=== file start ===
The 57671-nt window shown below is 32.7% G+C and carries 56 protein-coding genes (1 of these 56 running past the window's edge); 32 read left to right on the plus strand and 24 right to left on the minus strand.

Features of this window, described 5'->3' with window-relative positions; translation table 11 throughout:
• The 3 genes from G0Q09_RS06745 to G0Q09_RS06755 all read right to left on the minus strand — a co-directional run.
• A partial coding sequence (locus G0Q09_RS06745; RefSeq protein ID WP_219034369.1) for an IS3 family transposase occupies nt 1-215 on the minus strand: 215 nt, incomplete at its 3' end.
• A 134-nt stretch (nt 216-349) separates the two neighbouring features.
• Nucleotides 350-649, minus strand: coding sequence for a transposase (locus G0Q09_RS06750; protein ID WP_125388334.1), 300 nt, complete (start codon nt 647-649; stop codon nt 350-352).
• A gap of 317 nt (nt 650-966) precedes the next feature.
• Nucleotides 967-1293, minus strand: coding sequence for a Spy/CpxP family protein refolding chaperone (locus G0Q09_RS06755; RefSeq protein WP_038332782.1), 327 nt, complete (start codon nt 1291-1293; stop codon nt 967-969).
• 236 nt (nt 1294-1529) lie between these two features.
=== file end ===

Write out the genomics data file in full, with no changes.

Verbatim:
The 57671-nt window shown below is 32.7% G+C and carries 56 protein-coding genes (1 of these 56 running past the window's edge); 32 read left to right on the plus strand and 24 right to left on the minus strand.

Features of this window, described 5'->3' with window-relative positions; translation table 11 throughout:
• The 3 genes from G0Q09_RS06745 to G0Q09_RS06755 all read right to left on the minus strand — a co-directional run.
• A partial coding sequence (locus G0Q09_RS06745; RefSeq protein ID WP_219034369.1) for an IS3 family transposase occupies nt 1-215 on the minus strand: 215 nt, incomplete at its 3' end.
• A 134-nt stretch (nt 216-349) separates the two neighbouring features.
• Nucleotides 350-649, minus strand: coding sequence for a transposase (locus G0Q09_RS06750; protein ID WP_125388334.1), 300 nt, complete (start codon nt 647-649; stop codon nt 350-352).
• A gap of 317 nt (nt 650-966) precedes the next feature.
• Nucleotides 967-1293, minus strand: coding sequence for a Spy/CpxP family protein refolding chaperone (locus G0Q09_RS06755; RefSeq protein WP_038332782.1), 327 nt, complete (start codon nt 1291-1293; stop codon nt 967-969).
• 236 nt (nt 1294-1529) lie between these two features.